There was a time when I thought that anger was bad. Not anymore. I realize what can be bad is how you express it and even worse when you don’t really understand what’s behind your anger.
What’s Behind Your Anger?
A friend of mine shared with me how he (R) was feeling a great deal of anger towards a friend who he had known for over twenty years. He told me that his friend (M) was someone he greatly admired in the past, but lately he no longer felt comfortable with M. In fact, R said, that almost every time he thought of M he was filled with anger and he couldn’t understand why. As he began to talk, I encouraged him to write a letter to M and told him that he needn’t actually send it. So he wrote this letter and gave me permission to share it with you.
A letter expressing anger
I found myself struggling to write this letter to you, wondering how you will receive it. But then I decided that I would write it anyway, even if I never send it to you. After all, what I am expressing has everything to do with me and not you. Also, I’m convinced, as in the past you will not really understand me. In fact, the more I think about it, the more I wonder if we ever really understood each other. I know I tried my hardest to but did you ever care enough to understand me? But that’s entirely a different subject.
Over the last two months I have been experiencing a great deal of irritation and even anger when I think about you. I think it all started when you told me about the good time you were having at your work place…quite literally it seemed that you were being paid to have a good time. One part of me was happy for you, but at another level, I wondered how you could justify using office time for your personal work. I understand a few instances here and there. But as I think back as I began to see a pattern….It was something you always did, just that it come out so clearly as it did now.
However, why should I be angry about it I wondered. I was not your employer, nor did I give you a recommendation to work at this place….I’m not even remotely connected to what you do. Frankly, what happens at your work place is between your employer and you and it is none of my business…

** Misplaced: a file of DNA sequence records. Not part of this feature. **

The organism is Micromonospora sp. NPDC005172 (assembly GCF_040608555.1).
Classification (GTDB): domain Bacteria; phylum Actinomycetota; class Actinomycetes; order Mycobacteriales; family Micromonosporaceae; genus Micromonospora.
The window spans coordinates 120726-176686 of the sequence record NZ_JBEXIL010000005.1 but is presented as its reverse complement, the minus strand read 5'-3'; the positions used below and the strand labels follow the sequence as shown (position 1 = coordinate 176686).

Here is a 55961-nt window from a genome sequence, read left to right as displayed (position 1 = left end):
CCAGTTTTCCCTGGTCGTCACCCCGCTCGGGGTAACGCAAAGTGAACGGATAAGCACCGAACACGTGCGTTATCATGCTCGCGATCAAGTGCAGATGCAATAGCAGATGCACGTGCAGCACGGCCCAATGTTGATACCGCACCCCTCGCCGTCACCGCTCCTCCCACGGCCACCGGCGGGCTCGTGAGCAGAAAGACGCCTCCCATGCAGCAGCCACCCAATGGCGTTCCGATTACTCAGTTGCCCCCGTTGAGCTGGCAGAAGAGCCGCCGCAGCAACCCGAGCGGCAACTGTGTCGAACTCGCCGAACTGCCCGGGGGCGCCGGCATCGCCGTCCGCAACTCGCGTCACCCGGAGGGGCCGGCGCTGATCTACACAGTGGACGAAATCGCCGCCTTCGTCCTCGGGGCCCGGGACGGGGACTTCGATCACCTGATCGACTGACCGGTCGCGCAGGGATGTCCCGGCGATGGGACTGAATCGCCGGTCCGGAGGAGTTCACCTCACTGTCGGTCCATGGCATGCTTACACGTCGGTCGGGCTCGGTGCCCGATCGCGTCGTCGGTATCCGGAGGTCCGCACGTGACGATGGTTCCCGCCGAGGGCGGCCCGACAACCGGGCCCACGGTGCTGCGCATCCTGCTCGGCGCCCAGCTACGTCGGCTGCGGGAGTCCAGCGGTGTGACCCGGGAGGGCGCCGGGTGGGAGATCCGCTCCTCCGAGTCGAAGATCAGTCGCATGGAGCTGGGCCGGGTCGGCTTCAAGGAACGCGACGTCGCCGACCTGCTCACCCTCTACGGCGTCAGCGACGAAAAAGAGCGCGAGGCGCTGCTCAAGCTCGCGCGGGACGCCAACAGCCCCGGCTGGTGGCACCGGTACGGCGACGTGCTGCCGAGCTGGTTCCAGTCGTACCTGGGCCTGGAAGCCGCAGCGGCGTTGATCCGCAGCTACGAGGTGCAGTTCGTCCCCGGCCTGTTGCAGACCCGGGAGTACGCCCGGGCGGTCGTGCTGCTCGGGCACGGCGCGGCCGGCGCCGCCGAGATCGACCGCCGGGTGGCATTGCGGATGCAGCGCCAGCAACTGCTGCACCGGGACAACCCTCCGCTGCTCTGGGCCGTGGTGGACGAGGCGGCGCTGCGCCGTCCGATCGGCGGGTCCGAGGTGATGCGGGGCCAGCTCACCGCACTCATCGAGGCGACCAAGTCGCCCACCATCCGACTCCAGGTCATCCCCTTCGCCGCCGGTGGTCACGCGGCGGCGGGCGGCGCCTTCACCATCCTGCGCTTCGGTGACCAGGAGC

I kept on wondering why I was angry, until I shared my feelings with someone. She made me realize that I was not angry with you at all, but rather I was angry with myself. Why? Because over the years, I’ve always thought of you as some one who had very deep rooted values and a strong moral compass.
I’ve always admired you for what you have made of your life. But more and more, I’m disillusioned by your choices, by your behaviour and I begin to question whether any part of the past was authentic at all. But that’s not your problem, it’s mine. I’ll have to deal with the fact that you have, to a large extent, fallen off the pedestal I put you on.
Will I be able to deal with the ‘new’, not-so-admirable you? How do I relate to the new person I’ve seen beneath the layers? It is my own inability to find a suitable response that makes me feel vulnerable and to a large extent uncomfortable with these new feelings I have towards you.
There, I’ve said it. And now having sorted through my feelings I feel much lighter. Perhaps, I’ll even find a way to connect with you again, if I want to.
Isn’t it true that our anger can often be a mask we wear to cover other emotions – hurt, rejection, disenchantment? How important it is for us to analyze why we feel a certain way towards someone, something, some institution, etc!
Does your disenchantment with people or institutions lead you to anger or action?
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